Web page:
After several gut wrenching days, the big three decided on several terms and conditions for Germany which would become the Treaty of Versailles. An easy way to remember all the conditions of the treaty is GARGLe: Guilt, Arms, Reparations, German territory and League of Nations.

  • Guilt: As previously stated, the Allies believed that Germany was the cause of the war, so the treaty declared that Germany should take all the blame for starting the war.
  • Arms: Germany’s pride was its army. Despite having lost the most soldiers in the war, they still had a substantial army. The treaty took that away; Germany was forced to cut down their army to the very minimum, which left them rather defenseless.
  • Reparations: All the countries involved in the war had suffered immense damages to their infrastructure. In Europe, buildings which had been around for hundreds of year were in a heap of rubble. The total cost of reparation which Germany was forced to pay was 6,600 billion marks (£6,600 million pounds). That is 2% of Germany’s annual income production.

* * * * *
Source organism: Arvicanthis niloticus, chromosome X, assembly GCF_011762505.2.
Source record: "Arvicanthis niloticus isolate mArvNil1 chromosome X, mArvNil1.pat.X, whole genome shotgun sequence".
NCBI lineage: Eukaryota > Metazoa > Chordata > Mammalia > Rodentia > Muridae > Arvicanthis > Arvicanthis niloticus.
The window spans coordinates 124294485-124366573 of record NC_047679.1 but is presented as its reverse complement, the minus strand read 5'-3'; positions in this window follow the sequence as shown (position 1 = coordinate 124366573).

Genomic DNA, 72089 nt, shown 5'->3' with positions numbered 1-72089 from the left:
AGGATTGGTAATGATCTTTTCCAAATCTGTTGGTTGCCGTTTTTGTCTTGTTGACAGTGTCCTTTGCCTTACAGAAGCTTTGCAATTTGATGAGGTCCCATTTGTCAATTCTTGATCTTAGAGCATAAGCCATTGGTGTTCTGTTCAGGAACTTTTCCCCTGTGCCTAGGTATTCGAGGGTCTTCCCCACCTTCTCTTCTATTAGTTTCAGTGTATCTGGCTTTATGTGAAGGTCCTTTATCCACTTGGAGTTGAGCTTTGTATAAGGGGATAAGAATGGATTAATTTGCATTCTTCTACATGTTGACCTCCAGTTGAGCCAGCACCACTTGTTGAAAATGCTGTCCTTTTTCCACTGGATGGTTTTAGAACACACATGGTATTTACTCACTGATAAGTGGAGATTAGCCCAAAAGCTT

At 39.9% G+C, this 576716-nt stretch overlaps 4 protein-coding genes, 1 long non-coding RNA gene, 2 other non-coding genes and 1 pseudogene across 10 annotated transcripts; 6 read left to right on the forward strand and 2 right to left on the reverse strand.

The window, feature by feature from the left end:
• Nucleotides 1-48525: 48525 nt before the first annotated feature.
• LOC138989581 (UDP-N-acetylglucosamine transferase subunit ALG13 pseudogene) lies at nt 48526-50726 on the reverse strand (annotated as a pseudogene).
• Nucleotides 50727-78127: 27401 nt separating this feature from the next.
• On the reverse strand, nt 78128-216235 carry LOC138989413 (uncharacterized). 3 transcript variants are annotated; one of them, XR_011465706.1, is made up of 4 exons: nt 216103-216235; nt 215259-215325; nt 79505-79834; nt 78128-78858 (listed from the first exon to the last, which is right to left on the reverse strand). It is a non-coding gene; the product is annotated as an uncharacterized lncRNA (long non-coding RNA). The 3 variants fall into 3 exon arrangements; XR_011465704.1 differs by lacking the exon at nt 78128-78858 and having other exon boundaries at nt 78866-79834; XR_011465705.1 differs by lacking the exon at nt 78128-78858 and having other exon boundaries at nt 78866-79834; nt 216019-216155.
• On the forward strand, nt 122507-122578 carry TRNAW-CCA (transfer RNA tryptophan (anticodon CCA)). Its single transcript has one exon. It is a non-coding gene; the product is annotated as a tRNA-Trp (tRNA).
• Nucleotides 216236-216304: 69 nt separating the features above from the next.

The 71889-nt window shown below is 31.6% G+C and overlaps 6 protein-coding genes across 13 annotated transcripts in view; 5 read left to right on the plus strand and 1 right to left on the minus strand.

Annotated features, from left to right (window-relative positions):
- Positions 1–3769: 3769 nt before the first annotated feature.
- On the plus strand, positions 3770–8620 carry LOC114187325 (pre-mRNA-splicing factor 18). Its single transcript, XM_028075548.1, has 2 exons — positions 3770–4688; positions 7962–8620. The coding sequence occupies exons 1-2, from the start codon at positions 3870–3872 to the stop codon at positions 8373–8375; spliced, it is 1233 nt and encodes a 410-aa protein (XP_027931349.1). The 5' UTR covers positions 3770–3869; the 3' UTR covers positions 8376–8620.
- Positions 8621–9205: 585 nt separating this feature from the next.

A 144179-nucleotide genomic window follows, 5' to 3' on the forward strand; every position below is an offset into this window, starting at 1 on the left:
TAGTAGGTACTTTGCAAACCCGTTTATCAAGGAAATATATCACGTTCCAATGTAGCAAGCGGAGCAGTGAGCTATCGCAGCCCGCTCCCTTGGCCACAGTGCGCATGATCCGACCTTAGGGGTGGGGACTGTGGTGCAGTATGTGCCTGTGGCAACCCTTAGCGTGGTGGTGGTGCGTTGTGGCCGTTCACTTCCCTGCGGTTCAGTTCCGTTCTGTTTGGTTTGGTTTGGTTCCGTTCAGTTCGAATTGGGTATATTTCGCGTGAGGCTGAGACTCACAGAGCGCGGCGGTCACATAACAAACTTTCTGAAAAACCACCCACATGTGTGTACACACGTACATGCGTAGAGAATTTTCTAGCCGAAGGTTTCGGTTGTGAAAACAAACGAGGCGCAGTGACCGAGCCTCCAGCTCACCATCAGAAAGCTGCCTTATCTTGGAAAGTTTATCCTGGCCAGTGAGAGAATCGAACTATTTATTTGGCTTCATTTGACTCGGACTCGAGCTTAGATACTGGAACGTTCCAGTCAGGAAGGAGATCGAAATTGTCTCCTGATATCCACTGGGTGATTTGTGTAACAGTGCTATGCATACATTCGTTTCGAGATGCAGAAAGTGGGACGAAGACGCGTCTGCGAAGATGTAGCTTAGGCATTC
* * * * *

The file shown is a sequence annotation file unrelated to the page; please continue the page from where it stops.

• German territory: Germany had to give up all of her colonies to the winning countries. Alsace-Lorraine was given to France, Eupen and Malmedy was given to Belgium, Northern Schleswig was given to Denmark, and Hultschin was given to Czechoslovakia.
  • League of Nations: This was a peacemaking idea from the peacemaking Woodrow Wilson. He wanted a place where all global disputes between countries could be sorted out fairly, in hopes of avoiding another war. As a snub, Germany was not allowed in until it learned to be more peaceful. Ironically, the creator of the league’s country did not join as America refused to, on the grounds of them adopting an isolated policy.